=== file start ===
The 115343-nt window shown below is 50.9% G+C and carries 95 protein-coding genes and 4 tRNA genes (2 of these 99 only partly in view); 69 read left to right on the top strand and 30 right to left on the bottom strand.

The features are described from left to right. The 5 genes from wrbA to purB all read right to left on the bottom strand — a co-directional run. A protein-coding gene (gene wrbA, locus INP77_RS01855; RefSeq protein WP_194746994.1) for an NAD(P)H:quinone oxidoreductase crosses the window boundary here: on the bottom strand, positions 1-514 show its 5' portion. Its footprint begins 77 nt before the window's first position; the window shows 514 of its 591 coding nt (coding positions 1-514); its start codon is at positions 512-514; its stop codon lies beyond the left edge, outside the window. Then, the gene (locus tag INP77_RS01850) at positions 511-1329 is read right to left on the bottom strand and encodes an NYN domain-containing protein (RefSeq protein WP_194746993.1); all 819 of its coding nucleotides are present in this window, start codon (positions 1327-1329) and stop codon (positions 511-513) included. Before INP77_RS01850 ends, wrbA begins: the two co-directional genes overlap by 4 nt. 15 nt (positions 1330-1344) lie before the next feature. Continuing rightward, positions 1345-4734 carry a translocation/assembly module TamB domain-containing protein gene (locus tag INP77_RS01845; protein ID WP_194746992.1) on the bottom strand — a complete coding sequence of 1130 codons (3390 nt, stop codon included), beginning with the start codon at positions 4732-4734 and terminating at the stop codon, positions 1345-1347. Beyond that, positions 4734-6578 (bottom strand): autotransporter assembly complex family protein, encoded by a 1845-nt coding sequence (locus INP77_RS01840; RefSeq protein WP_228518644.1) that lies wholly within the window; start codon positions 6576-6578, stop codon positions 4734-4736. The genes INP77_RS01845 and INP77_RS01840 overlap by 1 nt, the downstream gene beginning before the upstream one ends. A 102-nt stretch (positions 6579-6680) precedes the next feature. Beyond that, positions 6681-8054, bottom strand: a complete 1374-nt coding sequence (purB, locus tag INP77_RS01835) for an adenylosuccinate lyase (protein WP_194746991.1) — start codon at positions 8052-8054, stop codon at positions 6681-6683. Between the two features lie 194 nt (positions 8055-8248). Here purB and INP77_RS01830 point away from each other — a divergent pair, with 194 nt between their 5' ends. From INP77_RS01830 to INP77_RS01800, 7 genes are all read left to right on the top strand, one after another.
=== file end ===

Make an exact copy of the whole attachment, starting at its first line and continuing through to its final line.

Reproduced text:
The 115343-nt window shown below is 50.9% G+C and carries 95 protein-coding genes and 4 tRNA genes (2 of these 99 only partly in view); 69 read left to right on the top strand and 30 right to left on the bottom strand.

The features are described from left to right. The 5 genes from wrbA to purB all read right to left on the bottom strand — a co-directional run. A protein-coding gene (gene wrbA, locus INP77_RS01855; RefSeq protein WP_194746994.1) for an NAD(P)H:quinone oxidoreductase crosses the window boundary here: on the bottom strand, positions 1-514 show its 5' portion. Its footprint begins 77 nt before the window's first position; the window shows 514 of its 591 coding nt (coding positions 1-514); its start codon is at positions 512-514; its stop codon lies beyond the left edge, outside the window. Then, the gene (locus tag INP77_RS01850) at positions 511-1329 is read right to left on the bottom strand and encodes an NYN domain-containing protein (RefSeq protein WP_194746993.1); all 819 of its coding nucleotides are present in this window, start codon (positions 1327-1329) and stop codon (positions 511-513) included. Before INP77_RS01850 ends, wrbA begins: the two co-directional genes overlap by 4 nt. 15 nt (positions 1330-1344) lie before the next feature. Continuing rightward, positions 1345-4734 carry a translocation/assembly module TamB domain-containing protein gene (locus tag INP77_RS01845; protein ID WP_194746992.1) on the bottom strand — a complete coding sequence of 1130 codons (3390 nt, stop codon included), beginning with the start codon at positions 4732-4734 and terminating at the stop codon, positions 1345-1347. Beyond that, positions 4734-6578 (bottom strand): autotransporter assembly complex family protein, encoded by a 1845-nt coding sequence (locus INP77_RS01840; RefSeq protein WP_228518644.1) that lies wholly within the window; start codon positions 6576-6578, stop codon positions 4734-4736. The genes INP77_RS01845 and INP77_RS01840 overlap by 1 nt, the downstream gene beginning before the upstream one ends. A 102-nt stretch (positions 6579-6680) precedes the next feature. Beyond that, positions 6681-8054, bottom strand: a complete 1374-nt coding sequence (purB, locus tag INP77_RS01835) for an adenylosuccinate lyase (protein WP_194746991.1) — start codon at positions 8052-8054, stop codon at positions 6681-6683. Between the two features lie 194 nt (positions 8055-8248). Here purB and INP77_RS01830 point away from each other — a divergent pair, with 194 nt between their 5' ends. From INP77_RS01830 to INP77_RS01800, 7 genes are all read left to right on the top strand, one after another.